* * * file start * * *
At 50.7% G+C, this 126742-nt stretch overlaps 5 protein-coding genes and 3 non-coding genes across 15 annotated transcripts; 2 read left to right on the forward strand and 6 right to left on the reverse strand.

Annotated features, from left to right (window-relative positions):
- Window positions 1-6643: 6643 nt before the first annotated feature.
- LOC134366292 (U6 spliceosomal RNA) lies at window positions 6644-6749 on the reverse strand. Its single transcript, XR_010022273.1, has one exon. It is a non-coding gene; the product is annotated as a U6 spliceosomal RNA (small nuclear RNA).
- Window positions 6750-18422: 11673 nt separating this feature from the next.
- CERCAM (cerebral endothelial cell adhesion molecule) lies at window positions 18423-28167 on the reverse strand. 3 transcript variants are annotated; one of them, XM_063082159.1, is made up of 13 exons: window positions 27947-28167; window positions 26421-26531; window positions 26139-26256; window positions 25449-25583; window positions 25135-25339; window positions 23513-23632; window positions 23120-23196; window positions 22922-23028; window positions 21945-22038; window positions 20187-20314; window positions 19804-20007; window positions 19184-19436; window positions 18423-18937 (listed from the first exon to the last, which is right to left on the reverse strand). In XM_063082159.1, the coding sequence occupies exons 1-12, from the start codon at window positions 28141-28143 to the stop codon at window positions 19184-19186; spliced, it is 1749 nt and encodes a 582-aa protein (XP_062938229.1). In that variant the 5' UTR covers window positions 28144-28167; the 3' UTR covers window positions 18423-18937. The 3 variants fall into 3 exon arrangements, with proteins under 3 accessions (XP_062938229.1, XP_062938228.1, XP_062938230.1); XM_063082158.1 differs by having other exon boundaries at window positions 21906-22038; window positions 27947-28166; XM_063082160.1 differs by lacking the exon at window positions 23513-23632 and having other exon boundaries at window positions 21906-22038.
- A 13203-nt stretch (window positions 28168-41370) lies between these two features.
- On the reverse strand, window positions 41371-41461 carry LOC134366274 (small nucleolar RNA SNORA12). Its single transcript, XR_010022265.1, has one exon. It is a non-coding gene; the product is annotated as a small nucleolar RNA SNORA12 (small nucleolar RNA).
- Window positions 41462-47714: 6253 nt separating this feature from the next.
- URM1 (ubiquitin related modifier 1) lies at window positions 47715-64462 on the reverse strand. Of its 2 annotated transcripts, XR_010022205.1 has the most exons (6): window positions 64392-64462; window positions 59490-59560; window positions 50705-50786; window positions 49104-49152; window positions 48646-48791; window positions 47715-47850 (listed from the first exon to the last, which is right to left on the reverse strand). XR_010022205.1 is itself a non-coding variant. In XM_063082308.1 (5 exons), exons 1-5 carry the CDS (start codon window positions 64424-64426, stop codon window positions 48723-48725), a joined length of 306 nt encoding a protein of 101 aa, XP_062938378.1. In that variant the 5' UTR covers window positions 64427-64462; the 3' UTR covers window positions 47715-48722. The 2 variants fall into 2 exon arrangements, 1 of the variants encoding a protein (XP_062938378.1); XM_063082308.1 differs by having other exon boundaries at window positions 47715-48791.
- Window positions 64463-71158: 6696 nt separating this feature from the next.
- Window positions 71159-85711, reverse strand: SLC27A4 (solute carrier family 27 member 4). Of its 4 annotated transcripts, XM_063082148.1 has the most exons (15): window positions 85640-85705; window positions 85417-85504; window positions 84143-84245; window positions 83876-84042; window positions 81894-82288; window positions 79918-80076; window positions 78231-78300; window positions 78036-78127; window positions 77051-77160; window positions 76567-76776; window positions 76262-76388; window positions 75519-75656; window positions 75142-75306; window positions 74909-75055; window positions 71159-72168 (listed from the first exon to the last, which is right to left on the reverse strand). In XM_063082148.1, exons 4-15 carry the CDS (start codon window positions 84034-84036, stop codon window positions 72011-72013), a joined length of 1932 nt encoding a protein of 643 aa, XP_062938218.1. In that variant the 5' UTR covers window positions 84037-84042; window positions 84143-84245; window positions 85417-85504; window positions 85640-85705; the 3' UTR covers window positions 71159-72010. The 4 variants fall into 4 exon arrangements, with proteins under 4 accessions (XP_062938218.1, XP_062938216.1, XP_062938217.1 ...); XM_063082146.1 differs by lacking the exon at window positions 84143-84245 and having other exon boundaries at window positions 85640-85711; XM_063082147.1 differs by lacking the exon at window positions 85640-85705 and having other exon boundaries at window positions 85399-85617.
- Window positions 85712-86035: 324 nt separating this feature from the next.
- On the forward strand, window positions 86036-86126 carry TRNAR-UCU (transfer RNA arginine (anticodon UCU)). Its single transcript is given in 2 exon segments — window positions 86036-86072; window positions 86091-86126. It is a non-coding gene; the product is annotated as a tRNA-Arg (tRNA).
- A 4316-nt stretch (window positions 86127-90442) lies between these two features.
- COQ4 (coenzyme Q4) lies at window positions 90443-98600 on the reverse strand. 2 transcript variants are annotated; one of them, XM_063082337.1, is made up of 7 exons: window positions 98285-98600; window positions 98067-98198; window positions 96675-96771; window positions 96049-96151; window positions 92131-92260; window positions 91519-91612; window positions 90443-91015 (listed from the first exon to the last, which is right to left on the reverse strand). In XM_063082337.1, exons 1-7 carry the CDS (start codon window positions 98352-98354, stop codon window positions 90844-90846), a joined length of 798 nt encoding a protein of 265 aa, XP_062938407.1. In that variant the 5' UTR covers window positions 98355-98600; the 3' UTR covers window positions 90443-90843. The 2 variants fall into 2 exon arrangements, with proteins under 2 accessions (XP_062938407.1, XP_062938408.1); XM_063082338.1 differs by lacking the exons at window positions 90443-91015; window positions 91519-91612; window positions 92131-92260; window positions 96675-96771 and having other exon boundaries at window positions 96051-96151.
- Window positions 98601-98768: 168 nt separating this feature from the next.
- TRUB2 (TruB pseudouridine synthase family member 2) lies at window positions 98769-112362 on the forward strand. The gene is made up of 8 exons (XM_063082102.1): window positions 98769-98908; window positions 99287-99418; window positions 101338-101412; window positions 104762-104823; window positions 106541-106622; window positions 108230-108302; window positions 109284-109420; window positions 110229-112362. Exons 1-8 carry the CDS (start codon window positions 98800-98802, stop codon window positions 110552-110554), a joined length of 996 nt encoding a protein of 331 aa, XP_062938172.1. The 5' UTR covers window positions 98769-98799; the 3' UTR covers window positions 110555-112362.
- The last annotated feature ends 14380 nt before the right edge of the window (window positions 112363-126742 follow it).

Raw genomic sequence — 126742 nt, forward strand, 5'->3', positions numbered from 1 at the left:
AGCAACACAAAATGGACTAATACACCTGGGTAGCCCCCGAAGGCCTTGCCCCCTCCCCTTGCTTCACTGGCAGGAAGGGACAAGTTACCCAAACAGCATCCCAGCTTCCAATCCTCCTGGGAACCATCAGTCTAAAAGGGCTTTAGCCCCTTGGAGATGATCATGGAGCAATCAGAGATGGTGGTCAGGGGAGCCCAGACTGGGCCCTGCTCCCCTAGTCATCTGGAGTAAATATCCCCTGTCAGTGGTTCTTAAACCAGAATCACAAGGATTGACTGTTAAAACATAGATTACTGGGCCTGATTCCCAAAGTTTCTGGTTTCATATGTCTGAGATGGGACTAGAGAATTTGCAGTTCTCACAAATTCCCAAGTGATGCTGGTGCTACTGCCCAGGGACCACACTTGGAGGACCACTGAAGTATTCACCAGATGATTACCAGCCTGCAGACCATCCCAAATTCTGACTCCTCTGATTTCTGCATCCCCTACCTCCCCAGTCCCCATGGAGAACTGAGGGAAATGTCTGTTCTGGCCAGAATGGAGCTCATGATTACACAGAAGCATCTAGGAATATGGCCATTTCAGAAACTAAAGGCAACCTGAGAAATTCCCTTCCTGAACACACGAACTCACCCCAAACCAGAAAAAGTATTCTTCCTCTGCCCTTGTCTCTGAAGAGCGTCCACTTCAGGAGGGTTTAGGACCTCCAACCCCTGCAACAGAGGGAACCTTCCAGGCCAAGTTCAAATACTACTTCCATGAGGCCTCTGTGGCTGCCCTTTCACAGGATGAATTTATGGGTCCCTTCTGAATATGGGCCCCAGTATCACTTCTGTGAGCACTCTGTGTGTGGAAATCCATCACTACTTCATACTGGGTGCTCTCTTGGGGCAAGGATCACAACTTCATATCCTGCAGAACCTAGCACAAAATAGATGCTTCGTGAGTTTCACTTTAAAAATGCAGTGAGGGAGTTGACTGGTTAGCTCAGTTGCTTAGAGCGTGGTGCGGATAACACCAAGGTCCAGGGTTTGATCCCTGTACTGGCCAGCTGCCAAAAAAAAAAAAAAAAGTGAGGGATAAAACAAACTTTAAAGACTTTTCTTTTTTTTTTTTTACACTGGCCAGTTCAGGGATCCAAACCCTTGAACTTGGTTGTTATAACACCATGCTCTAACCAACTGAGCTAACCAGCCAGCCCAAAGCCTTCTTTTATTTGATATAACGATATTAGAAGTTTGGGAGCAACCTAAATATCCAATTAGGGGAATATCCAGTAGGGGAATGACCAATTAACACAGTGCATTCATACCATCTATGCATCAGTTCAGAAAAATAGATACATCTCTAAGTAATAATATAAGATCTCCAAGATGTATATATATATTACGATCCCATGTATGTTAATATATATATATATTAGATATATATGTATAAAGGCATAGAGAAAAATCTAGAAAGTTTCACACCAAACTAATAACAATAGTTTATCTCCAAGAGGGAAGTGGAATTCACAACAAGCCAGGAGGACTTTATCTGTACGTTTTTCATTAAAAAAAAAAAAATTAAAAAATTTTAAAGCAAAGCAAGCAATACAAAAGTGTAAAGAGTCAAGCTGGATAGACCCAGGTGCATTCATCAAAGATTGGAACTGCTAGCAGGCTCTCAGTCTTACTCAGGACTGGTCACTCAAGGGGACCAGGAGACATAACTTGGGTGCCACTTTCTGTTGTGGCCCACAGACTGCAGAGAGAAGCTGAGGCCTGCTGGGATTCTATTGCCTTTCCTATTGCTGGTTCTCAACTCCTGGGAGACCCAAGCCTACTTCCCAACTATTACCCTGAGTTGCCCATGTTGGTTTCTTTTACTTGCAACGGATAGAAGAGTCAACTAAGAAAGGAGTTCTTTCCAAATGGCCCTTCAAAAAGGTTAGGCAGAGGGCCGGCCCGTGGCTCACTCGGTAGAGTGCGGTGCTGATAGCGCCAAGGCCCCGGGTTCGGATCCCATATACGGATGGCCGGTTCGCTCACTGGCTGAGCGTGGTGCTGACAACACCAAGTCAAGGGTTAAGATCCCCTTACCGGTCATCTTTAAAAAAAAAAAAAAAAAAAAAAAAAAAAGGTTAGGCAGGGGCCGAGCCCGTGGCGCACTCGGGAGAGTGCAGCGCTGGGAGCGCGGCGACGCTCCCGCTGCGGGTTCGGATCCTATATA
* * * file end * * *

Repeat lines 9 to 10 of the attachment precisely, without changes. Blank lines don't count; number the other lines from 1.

- Window positions 41462-47714: 6253 nt separating this feature from the next.
- URM1 (ubiquitin related modifier 1) lies at window positions 47715-64462 on the reverse strand. Of its 2 annotated transcripts, XR_010022205.1 has the most exons (6): window positions 64392-64462; window positions 59490-59560; window positions 50705-50786; window positions 49104-49152; window positions 48646-48791; window positions 47715-47850 (listed from the first exon to the last, which is right to left on the reverse strand). XR_010022205.1 is itself a non-coding variant. In XM_063082308.1 (5 exons), exons 1-5 carry the CDS (start codon window positions 64424-64426, stop codon window positions 48723-48725), a joined length of 306 nt encoding a protein of 101 aa, XP_062938378.1. In that variant the 5' UTR covers window positions 64427-64462; the 3' UTR covers window positions 47715-48722. The 2 variants fall into 2 exon arrangements, 1 of the variants encoding a protein (XP_062938378.1); XM_063082308.1 differs by having other exon boundaries at window positions 47715-48791.